The National Institutes of Health (NIH) has announced new grants that will support additional research into the biology of the temporomandibular joint, both in its healthy state and when affected by TMJ. The hope is that this research will support improved TMJ treatment options.,
The Rationale for the Grant
NIH is offering this new grant opportunity because it realizes that effective therapies for TMJ are limited. In particular, NIH calls attention to the limits of TMJ implants, which, as we noted, are associated with a large number of adverse event reports.
NIH claims that the limits in current treatments are due to our limited understanding of the temporomandibular joint, both in its healthy state and in its diseased state. It notes the complexity of the joint, which is distinct from other joints in both its range of motion and in the severity of cyclical demands placed upon it. The severity and cyclical nature of demands means that the temporomandibular joint often requires remodeling and repair, which, again, makes it distinct.
The Goals of the Grant
The grant may actually fund a number of different studies, and the grant announcement includes description of many different areas that researchers can focus on to win awards.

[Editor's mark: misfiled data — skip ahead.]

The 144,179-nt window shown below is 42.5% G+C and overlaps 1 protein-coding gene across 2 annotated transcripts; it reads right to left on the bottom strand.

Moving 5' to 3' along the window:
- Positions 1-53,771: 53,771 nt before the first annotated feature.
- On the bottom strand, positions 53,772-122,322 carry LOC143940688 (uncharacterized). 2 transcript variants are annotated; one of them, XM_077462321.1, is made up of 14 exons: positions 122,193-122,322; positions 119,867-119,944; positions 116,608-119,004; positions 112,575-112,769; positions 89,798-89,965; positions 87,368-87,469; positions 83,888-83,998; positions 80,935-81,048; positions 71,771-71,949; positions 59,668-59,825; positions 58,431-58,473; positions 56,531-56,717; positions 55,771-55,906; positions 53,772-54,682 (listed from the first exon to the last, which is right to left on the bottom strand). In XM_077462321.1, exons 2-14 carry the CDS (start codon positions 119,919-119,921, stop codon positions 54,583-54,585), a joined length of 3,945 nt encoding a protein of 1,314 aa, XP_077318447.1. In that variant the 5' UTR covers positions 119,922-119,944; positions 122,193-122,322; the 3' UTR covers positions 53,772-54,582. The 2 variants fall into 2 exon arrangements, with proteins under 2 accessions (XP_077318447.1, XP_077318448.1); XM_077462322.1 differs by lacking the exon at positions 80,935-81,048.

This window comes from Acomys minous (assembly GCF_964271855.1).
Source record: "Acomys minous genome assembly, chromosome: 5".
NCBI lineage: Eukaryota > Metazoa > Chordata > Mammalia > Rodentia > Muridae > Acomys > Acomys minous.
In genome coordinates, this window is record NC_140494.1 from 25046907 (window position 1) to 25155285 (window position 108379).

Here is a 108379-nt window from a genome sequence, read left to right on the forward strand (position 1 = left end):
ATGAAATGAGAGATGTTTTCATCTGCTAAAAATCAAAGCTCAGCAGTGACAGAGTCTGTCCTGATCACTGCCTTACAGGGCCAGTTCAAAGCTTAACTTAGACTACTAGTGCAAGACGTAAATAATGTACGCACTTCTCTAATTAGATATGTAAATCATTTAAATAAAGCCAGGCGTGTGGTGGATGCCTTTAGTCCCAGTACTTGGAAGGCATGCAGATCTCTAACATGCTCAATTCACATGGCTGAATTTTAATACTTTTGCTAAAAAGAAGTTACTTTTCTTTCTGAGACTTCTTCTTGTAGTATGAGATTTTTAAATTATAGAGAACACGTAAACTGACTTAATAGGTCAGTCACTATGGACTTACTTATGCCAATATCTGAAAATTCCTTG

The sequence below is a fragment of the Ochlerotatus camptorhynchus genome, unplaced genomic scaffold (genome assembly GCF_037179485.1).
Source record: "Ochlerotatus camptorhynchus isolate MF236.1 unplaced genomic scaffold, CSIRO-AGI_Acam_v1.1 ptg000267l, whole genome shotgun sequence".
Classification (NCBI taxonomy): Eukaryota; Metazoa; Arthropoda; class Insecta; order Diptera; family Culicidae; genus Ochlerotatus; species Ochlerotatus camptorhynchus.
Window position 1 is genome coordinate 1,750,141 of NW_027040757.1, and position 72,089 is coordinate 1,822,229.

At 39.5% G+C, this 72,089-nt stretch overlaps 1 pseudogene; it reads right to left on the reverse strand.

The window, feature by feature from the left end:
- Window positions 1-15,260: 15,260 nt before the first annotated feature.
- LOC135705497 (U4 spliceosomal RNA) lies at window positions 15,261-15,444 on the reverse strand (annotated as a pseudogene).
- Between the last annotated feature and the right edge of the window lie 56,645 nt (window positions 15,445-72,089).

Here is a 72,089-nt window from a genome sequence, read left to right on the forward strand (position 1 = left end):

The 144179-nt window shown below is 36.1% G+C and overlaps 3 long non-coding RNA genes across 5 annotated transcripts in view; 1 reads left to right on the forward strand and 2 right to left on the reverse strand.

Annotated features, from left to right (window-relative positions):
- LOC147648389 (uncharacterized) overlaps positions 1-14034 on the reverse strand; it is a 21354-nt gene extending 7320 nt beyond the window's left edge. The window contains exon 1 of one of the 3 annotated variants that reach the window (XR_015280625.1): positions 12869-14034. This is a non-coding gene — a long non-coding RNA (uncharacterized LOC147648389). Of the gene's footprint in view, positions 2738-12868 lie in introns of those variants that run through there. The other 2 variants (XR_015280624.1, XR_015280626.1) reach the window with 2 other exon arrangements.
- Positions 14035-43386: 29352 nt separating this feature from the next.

Researchers can focus on many of the important bone factors in the temporomandibular joint, such as development, bone remodeling, bone loss, and replacement bone options. Muscle areas that NIH is seeking research on include development, regeneration and repair, metabolism, and aging. The grant looks for studies on the molecular and physical properties of the cartilaginous disc and its ligaments, including degradation, interaction with the surrounding capsule, and development. Blood vessel topics include understanding of blood vessel patterns, whether new development of blood vessels or branching of current blood vessels is a better approach to restore circulation, the role of oxygen shortage in muscle function, and the introduction and distribution of immune cells.
In addition, NIH is offering grants for comparisons between the temporomandibular joint and other joints in the body, as well as comprehensive modeling of the function of the joint.
We hope that this grant fulfills its stated purpose, both validating the treatments that we offer and giving us insight to continue to improve existing treatments.
In the meantime, we will continue to offer state-of-the-art TMJ treatment to all our patients. If you have been diagnosed with TMJ or fear you may have the condition, please call (803) 781-9090 for an appointment with a Columbia, SC TMJ dentist at Smile Columbia Dentistry.